Camilla wants to keep 10 acres, and Daniel and Eliza want to sell the remaining 20 acres. Unfortunately for Camilla, they each own a 1/3 share of the entire 30 acres, which is different to each of them wholly owning 10 acres. So, if Camilla wants to keep 10 acres, for CGT purposes she is disposing of 1/3 of the 20 acres and acquiring 2/3 of the 10 acres she is keeping. This means that even if she is keeping her share of the land, she has a CGT liability in respect of the 1/3 disposal of the other 20 acres. With a capital gain of the entire land being approximately $900,000, she is looking at a capital gain of $200,000, being 2/3 of her 1/3 share. Although the 50% CGT discount will be available, it still leaves a significant income tax impost.
On a positive note, Camilla will get a step up in cost base to the market value for the 2/3 of the 10 acres she acquired from her siblings, although any benefit will only be realised when she sells the property in the future.
Daniel and Eliza will be disposing of their shares of the land, partly to Camilla in relation to the 10 acres and the other 20 acres to a third party. As expected, Daniel and Eliza will be subject to CGT on the disposal and will be entitled to the 50% CGT discount, although this may arise in two parts. Firstly, they will have the same CGT outcome as Camilla as the titles are separated; then on the ultimate sale to a third party they will realise the balance of their capital gain.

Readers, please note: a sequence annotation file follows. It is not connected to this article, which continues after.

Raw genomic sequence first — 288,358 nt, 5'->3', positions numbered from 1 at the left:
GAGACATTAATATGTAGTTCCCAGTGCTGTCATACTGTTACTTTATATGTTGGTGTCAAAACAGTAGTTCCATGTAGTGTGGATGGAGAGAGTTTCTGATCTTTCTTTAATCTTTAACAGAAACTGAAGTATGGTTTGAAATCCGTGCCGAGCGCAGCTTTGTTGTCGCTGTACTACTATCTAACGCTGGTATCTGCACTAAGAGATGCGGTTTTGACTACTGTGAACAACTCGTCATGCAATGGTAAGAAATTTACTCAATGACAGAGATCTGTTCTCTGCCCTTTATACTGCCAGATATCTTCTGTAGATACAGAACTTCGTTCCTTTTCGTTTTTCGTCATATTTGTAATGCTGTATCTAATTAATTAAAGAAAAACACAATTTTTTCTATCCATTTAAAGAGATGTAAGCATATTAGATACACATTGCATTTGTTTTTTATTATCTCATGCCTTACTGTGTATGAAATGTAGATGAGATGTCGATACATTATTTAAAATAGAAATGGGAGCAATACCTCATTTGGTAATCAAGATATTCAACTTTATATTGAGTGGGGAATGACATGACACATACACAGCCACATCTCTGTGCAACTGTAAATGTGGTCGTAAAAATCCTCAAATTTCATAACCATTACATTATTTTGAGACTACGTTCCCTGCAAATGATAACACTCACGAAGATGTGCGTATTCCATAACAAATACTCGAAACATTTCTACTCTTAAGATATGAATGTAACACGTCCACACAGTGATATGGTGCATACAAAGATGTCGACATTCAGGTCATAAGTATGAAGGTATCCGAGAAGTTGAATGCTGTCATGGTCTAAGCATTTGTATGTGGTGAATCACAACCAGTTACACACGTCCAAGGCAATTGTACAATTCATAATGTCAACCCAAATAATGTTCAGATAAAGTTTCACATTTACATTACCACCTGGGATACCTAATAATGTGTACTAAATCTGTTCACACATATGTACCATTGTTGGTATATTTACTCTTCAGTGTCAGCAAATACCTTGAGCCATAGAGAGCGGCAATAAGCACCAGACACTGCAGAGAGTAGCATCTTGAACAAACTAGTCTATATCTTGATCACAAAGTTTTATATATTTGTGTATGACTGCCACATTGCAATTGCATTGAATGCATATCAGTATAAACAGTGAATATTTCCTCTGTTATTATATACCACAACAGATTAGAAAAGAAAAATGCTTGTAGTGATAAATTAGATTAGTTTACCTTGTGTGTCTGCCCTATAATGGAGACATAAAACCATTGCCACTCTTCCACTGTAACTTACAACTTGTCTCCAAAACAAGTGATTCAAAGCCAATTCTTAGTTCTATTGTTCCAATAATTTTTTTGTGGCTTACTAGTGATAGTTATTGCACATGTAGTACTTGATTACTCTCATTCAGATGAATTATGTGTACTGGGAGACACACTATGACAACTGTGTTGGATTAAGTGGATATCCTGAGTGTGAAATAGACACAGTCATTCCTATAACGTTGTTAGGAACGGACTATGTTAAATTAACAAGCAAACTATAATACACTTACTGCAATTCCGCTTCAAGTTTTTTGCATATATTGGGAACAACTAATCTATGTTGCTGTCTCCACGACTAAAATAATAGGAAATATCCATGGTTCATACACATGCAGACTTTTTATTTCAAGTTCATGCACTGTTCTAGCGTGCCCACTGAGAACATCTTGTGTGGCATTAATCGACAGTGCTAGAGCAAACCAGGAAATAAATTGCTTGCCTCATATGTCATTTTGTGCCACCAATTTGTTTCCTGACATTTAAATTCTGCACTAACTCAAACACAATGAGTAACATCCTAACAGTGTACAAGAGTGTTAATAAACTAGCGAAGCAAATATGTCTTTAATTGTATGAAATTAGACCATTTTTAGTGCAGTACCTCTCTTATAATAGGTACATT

Anna and Barry subdivide the land and then prepare the will
Alternatively, although Anna and Barry want their 3 children to jointly own the land and continue to enjoy it for years to come, they realise that their children have different financial positions and may possibly have different views on whether or not to keep the property.
To ensure they minimise any tax consequences and to give their children more flexibility to make decisions independent of each other, Anna and Barry decide to subdivide the property into 3 separate blocks while they are still alive.
As there is no disposal of the land and no change in beneficial interests, no CGT event arises on the subdivision. According to section 112-25 of the ITAA 1997 the cost base of the original asset is apportioned in a reasonable way to each new asset. Assuming the land is split equally (and ignoring any value of the shack), the cost base of each block will be $33,333.
Each child is then entitled to one block under the will, e.g., Block 1 for Camilla, Block 2 for Daniel and Block 3 for Eliza. They can each do what they like with their own block, and there will be no implications for the other siblings. Compared with scenario 1 above, if Daniel and Eliza dispose of their blocks they have the same outcomes as in scenario 1, but there are no CGT implications for Camilla.
Executors subdivide the land
It may be possible for the Executors to subdivide the land prior to distributing the land to the children. The land could be subdivided into the 3 blocks, with each beneficiary receiving one block.